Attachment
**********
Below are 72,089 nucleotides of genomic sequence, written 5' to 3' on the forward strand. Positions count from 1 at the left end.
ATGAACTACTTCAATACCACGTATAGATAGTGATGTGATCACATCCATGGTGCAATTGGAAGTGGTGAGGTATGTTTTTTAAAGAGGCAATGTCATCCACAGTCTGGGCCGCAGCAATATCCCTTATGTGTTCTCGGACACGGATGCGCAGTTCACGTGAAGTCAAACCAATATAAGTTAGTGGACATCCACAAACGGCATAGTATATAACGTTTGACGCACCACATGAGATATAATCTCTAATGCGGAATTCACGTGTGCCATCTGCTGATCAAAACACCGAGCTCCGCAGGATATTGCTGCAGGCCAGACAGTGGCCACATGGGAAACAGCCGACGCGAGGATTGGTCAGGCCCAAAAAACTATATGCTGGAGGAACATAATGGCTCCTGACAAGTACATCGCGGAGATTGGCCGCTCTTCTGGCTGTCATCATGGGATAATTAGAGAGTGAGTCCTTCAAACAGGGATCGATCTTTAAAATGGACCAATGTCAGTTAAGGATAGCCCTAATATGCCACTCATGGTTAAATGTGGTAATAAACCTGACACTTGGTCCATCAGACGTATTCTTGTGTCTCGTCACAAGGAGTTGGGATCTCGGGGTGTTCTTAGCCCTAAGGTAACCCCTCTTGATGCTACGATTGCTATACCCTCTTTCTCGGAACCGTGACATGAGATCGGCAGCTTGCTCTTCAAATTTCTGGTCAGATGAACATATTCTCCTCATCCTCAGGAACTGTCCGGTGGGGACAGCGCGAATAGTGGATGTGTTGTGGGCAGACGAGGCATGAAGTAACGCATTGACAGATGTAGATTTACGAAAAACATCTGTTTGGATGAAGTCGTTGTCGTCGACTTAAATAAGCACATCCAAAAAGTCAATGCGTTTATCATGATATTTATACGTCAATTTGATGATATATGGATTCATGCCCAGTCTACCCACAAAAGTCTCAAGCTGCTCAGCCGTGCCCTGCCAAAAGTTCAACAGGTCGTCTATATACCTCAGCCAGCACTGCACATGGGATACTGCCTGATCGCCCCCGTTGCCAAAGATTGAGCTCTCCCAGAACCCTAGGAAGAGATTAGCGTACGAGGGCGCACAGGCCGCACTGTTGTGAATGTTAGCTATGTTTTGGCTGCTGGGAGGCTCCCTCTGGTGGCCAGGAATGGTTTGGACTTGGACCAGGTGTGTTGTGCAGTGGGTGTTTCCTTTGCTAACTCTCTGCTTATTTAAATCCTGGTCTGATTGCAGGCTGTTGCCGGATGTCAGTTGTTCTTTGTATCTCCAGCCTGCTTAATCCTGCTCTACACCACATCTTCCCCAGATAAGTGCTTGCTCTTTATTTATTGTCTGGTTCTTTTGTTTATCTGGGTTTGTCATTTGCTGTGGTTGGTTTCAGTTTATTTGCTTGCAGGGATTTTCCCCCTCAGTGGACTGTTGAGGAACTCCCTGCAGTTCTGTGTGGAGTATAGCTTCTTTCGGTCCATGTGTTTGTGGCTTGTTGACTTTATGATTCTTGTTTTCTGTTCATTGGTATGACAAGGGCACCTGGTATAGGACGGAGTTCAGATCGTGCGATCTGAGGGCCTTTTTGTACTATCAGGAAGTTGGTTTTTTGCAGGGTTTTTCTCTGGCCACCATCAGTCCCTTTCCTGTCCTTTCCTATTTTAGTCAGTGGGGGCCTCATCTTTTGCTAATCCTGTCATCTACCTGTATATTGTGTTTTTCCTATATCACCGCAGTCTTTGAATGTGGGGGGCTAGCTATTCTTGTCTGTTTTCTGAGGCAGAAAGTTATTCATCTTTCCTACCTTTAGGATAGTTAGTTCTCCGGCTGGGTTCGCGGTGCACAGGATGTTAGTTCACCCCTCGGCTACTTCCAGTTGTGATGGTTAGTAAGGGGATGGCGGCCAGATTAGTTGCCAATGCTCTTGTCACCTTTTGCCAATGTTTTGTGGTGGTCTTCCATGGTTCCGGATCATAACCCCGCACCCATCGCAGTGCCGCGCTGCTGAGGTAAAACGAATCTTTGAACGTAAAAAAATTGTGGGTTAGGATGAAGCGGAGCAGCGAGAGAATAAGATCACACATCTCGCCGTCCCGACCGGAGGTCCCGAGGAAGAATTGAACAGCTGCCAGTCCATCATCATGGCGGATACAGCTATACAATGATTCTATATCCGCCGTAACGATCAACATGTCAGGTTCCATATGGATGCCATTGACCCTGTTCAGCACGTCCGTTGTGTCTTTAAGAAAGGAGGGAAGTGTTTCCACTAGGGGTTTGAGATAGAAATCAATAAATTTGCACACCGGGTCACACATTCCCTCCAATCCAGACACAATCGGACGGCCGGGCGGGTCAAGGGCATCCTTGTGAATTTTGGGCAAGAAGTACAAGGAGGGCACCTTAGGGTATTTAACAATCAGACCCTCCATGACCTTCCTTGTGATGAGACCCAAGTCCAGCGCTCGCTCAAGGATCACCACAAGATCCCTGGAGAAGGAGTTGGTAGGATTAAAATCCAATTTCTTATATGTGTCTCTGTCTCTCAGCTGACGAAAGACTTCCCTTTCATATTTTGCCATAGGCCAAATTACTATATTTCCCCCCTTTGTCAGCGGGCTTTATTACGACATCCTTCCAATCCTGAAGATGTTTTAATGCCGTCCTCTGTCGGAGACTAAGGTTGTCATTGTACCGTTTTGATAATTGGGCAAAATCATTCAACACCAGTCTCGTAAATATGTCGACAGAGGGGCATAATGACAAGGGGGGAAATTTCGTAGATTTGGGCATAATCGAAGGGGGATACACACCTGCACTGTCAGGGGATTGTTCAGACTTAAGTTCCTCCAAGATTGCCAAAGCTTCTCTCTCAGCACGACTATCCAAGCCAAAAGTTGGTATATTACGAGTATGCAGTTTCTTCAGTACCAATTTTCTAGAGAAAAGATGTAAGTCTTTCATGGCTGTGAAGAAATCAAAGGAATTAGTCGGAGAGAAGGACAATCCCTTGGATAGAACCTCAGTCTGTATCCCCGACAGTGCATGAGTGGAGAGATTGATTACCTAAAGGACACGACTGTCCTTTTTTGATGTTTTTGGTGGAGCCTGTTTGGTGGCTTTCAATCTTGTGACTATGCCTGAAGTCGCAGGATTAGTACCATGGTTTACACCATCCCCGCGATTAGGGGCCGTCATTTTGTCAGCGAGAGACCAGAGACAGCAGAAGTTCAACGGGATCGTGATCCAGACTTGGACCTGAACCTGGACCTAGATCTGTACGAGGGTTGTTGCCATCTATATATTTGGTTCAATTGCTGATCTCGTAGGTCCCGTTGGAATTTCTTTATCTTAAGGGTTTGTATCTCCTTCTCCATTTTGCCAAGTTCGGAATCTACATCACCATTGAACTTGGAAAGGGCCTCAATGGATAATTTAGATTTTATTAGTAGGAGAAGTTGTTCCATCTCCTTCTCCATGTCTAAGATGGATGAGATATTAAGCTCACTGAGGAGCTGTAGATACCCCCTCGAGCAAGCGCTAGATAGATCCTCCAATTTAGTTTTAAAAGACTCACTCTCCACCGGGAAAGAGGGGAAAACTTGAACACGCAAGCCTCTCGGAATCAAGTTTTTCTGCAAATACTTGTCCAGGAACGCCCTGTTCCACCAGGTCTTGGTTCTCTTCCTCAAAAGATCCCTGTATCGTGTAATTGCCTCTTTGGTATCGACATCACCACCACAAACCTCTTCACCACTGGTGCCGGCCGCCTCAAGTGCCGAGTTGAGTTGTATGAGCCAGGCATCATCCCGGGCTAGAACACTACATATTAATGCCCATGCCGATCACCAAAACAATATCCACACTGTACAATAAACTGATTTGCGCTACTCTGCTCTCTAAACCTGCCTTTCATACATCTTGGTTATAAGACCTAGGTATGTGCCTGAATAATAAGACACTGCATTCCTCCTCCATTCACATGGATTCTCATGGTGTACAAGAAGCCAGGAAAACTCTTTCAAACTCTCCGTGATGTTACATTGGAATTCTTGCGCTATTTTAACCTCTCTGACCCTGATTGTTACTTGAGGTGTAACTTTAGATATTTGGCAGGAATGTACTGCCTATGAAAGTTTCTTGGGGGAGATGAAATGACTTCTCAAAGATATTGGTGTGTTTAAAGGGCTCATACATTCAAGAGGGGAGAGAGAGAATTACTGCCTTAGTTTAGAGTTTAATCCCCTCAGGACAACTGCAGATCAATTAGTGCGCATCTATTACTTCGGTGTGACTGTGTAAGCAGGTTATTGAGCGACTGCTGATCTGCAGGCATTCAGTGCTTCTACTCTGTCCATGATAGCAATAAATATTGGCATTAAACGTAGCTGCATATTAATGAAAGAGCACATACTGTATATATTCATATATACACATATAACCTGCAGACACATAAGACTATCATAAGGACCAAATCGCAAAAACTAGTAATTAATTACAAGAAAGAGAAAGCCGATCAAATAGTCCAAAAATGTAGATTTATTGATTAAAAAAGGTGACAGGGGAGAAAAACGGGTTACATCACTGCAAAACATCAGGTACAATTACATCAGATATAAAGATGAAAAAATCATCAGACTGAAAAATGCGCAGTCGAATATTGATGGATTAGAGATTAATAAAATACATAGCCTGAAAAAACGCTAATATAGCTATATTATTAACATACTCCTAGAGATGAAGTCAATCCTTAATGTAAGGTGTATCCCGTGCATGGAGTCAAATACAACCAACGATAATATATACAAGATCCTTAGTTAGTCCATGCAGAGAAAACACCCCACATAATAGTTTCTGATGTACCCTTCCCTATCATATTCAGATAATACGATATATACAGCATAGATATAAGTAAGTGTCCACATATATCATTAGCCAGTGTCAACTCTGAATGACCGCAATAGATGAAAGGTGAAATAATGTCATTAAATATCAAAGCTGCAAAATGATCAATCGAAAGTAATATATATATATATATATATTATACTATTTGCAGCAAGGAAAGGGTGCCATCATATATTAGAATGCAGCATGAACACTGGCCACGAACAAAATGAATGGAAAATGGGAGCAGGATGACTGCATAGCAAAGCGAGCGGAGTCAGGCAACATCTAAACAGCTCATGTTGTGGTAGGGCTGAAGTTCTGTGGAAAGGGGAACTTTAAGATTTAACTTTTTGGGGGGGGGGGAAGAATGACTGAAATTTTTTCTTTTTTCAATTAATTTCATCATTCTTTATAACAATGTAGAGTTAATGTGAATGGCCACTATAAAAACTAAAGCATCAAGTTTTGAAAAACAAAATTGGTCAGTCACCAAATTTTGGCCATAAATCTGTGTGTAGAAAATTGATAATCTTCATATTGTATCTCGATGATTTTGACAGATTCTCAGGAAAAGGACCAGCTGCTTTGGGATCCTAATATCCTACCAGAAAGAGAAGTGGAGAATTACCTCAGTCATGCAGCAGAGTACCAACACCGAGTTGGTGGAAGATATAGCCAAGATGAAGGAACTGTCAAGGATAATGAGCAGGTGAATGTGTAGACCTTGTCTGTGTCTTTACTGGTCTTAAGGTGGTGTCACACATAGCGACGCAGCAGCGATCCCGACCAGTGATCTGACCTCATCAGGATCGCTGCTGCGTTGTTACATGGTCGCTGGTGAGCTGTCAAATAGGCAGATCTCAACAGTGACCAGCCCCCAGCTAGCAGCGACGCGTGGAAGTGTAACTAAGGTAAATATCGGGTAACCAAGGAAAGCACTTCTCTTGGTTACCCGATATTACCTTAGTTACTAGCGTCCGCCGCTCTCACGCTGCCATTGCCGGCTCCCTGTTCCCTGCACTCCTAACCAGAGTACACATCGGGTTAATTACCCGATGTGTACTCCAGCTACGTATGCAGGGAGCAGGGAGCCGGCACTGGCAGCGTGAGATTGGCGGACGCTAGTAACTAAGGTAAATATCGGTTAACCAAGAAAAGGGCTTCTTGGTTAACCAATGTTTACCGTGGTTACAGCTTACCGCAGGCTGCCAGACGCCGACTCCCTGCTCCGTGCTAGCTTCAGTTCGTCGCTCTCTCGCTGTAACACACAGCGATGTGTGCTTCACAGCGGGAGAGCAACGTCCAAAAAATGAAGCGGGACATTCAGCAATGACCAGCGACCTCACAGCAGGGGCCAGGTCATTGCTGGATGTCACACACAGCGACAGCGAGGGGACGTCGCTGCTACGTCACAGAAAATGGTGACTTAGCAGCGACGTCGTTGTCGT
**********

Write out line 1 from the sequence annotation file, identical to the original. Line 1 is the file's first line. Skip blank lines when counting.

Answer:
Below are 72,089 nucleotides of genomic sequence, written 5' to 3' on the forward strand. Positions count from 1 at the left end.